About this project
The Hip-Hop Word Count (HHWC) is a searchable ethnographic database built from the lyrics of over 40,000 Hip-Hop songs from 1979 to present day. The database is the heart of an online analysis tool that generates textual and quantified reports on searched phrases, syntax, memes and socio-political ideas.
The idea to build the Hip-Hop Word Count came out of having hundreds of heated & passionate discussions about Rap music: Who was the best rapper of all time? Which rapper had the smartest songs? Which was the most popular champagne in Hip-Hop during 1999-2003? Which rapper uses the most clever metaphors? Which city's rap songs use the most monosyllabic words? Does living in higher altitudes create a natural proclivity for Gangster Rap?
Tired of having these answers left up to conjecture or whoever had the loudest voice, I decided to build a tool that would help give answers by charting the culture described within Hip-Hop music.
How can analyzing lyrics teach us about our culture?
The Hip-Hop Word Count locks in a time and geographic location for every metaphor, simile, cultural reference, phrase, rhyme style, meme and socio-political idea used in the corpus of Hip-Hop.
The Hip-Hop Word Count then converts this data into explorable visualisations which help us to comprehend this vast set of cultural data.
This data can be used to chart the migration of ideas and builds a geography of language and is the engine for a K-12 teaching curriculum.
Project location: Brooklyn, NY
Wednesday, December 22, 2010
Thursday, December 09, 2010
Monday, December 06, 2010
Friday, November 26, 2010
Sunday, November 14, 2010
Friday, October 01, 2010
Tuesday, September 21, 2010
Wednesday, September 15, 2010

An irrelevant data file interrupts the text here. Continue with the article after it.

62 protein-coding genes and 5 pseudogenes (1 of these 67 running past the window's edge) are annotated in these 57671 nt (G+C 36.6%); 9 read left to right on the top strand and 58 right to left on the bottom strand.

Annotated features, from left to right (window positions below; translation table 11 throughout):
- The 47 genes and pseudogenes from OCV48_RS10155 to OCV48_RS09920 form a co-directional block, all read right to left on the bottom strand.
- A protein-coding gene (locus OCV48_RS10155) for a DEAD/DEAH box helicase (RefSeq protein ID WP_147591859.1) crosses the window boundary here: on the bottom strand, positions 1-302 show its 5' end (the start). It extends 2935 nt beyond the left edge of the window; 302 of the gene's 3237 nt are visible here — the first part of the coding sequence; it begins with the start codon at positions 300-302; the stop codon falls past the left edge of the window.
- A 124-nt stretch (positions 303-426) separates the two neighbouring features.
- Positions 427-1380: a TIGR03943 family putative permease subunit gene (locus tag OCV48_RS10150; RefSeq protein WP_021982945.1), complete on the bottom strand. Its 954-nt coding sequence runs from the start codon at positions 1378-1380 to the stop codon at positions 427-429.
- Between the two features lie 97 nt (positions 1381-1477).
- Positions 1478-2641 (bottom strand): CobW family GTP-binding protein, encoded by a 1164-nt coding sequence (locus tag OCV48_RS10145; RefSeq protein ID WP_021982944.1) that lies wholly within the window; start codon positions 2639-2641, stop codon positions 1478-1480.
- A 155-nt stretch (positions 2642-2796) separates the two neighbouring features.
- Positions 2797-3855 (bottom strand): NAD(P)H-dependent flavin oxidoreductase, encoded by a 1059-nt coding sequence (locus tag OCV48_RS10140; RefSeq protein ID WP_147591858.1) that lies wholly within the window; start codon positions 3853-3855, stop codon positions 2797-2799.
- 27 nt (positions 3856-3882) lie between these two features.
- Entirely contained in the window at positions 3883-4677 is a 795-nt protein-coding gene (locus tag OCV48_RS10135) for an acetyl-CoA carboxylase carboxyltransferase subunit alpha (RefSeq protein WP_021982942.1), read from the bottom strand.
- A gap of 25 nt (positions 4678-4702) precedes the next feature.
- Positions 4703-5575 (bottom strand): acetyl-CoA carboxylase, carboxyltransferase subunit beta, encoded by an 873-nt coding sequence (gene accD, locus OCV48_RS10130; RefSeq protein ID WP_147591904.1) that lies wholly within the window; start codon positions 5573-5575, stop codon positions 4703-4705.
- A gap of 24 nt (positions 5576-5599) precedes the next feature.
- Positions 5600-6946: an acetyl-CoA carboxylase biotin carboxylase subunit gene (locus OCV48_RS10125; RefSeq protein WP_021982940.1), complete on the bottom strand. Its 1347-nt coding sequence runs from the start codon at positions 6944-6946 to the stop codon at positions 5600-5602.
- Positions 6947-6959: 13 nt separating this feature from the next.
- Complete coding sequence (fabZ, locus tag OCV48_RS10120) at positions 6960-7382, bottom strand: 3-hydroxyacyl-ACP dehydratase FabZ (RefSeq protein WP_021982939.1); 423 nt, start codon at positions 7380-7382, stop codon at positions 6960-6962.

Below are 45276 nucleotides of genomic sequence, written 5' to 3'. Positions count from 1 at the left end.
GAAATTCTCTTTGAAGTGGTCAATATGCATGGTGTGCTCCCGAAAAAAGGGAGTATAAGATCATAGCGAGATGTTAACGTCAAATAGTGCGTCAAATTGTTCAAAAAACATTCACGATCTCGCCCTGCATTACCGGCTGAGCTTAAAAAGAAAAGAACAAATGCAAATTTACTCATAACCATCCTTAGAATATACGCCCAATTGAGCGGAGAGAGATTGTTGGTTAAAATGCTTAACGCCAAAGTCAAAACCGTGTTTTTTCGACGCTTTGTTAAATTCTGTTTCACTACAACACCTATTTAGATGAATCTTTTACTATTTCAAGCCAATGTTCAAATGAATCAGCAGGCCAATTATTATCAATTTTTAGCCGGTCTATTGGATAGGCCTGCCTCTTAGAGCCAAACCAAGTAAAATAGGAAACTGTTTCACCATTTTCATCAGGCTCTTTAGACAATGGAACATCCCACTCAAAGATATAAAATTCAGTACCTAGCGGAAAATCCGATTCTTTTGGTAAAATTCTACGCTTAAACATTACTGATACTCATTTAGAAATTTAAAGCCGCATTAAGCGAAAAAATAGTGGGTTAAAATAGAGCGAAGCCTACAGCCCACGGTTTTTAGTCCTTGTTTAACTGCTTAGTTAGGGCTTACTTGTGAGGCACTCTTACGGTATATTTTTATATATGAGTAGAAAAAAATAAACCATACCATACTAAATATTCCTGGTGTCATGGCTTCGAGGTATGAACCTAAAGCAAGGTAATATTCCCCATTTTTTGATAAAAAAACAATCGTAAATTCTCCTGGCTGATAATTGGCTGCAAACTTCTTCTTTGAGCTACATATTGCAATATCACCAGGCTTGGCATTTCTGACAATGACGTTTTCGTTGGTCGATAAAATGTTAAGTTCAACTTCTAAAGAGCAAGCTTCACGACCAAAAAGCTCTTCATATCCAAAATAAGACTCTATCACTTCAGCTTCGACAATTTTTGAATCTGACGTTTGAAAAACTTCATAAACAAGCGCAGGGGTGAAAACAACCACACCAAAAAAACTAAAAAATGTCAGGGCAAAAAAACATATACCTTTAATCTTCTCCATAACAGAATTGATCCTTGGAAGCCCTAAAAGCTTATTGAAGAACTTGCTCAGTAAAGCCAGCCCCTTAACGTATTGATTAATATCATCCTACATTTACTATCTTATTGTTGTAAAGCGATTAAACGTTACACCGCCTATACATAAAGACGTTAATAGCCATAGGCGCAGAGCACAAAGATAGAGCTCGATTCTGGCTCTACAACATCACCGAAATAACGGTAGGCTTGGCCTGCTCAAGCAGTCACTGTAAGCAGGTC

Saturday, September 04, 2010
Thursday, August 19, 2010
Thursday, August 05, 2010
Friday, July 23, 2010
Wednesday, July 21, 2010
Thursday, July 15, 2010
Thursday, June 10, 2010
Heartthrob Holds Back, Sings Too Much, Comes Up Short On Hotly Anticipated Debut
Wednesday, May 19, 2010
Wednesday, April 21, 2010
by Lamont Swittenberg
After Two Weeks Of Living With The iPad In The Real World, The Device Proves To Be Worthy of The Hype
So I’ve been living with my iPad for a little over two weeks now and to quote Justin Timberlake, “I’m lovin’ it”. For a status-seeker like myself, it feels great to be the ultimate early adopter. I haven’t felt this popular in years. The device has been with me everywhere I’ve gone over the time period and I’ve truly soaked up all of the “ooh’s and ahh’s”. Those first few days were particularly gratifying. Every time I took it out, whether on the train to work or in a bar or at my local Starbuck’s, people just wanted to strike up a conversation about it. “Is that the iPad?” they would ask. “How is it? Can I touch it?” I even noticed people out of the corner of my eye, elbowing each other and pointing — “Look hunny, that guy has an iPad”. Even my seven year old son got into the spirit. He loved carrying it around with him while we were running errands that first Saturday, giving out demos and lapping up the attention. When a teenager spotted him playing with it at our local pizza parlor and remarked simply “Sick”, he really started to believe he was a coolest seven year old in town.